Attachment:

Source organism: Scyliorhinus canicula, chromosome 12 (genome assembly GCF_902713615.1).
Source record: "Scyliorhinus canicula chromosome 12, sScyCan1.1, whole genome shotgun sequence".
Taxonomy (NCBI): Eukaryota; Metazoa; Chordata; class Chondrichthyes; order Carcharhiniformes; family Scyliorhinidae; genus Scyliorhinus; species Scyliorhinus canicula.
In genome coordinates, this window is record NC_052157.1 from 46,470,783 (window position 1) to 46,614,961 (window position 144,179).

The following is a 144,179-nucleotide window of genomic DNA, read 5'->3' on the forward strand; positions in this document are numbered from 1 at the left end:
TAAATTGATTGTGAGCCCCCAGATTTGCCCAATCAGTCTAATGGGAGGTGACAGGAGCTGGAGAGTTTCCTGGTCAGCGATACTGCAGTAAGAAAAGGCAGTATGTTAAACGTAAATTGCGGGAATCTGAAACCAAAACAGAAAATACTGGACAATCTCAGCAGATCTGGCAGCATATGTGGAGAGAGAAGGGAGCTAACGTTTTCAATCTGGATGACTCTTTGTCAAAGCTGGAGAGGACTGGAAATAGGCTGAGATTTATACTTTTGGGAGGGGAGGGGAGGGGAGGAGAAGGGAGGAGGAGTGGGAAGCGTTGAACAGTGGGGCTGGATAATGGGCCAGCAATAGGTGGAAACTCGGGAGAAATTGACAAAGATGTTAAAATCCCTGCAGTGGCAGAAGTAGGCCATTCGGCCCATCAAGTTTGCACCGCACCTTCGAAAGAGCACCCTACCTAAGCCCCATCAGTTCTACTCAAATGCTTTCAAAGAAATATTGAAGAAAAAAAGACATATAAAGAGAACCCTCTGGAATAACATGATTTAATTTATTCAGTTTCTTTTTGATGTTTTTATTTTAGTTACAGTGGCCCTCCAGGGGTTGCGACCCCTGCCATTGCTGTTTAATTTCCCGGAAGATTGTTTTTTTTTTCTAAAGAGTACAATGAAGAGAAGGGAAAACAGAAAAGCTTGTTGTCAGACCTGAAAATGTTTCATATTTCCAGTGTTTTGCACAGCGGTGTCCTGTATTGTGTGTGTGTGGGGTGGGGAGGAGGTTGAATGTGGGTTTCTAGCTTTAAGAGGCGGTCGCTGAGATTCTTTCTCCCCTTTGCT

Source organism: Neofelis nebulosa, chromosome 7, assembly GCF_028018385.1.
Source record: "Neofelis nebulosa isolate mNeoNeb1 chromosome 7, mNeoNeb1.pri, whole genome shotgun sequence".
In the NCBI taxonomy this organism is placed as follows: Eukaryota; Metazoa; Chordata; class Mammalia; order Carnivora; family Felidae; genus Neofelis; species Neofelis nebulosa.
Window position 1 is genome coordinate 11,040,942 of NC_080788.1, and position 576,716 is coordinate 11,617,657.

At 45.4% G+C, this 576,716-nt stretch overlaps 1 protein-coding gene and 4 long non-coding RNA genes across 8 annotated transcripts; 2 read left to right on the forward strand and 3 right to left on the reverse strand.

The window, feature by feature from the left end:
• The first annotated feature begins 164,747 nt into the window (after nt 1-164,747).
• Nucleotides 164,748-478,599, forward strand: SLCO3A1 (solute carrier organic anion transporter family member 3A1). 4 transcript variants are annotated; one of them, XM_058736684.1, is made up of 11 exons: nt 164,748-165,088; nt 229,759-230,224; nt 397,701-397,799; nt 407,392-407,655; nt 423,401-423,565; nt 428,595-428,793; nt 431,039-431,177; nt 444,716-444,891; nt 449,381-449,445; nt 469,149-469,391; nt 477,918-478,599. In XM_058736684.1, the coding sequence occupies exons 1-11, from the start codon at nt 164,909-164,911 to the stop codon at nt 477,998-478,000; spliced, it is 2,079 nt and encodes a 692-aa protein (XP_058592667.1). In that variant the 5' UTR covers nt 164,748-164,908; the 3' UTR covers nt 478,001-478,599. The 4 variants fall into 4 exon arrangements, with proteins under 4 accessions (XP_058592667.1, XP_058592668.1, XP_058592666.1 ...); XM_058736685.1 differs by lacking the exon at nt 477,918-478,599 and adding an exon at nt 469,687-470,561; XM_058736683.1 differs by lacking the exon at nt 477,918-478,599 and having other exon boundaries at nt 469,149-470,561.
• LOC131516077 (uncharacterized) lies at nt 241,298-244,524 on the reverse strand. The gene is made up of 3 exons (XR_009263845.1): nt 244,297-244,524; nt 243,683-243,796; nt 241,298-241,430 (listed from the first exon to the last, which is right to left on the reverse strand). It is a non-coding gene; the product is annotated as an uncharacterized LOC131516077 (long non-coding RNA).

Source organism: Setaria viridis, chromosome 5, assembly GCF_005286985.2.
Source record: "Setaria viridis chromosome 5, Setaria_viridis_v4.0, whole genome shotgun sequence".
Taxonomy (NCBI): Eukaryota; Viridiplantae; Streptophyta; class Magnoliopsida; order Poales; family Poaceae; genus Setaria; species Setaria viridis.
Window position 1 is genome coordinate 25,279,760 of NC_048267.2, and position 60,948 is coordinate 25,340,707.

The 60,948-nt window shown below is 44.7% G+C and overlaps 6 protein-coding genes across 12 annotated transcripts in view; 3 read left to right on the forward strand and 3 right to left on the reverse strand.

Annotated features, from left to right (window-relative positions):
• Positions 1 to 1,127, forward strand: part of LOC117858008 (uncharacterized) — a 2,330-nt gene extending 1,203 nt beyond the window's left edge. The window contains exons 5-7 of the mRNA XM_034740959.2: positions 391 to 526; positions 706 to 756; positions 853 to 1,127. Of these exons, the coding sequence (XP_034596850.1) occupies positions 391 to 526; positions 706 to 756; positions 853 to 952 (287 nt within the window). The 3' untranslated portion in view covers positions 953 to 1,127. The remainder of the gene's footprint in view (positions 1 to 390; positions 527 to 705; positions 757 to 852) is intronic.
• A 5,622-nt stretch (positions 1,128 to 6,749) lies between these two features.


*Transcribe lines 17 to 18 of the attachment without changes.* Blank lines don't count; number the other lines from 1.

Source record: "Setaria viridis chromosome 5, Setaria_viridis_v4.0, whole genome shotgun sequence".
Taxonomy (NCBI): Eukaryota; Viridiplantae; Streptophyta; class Magnoliopsida; order Poales; family Poaceae; genus Setaria; species Setaria viridis.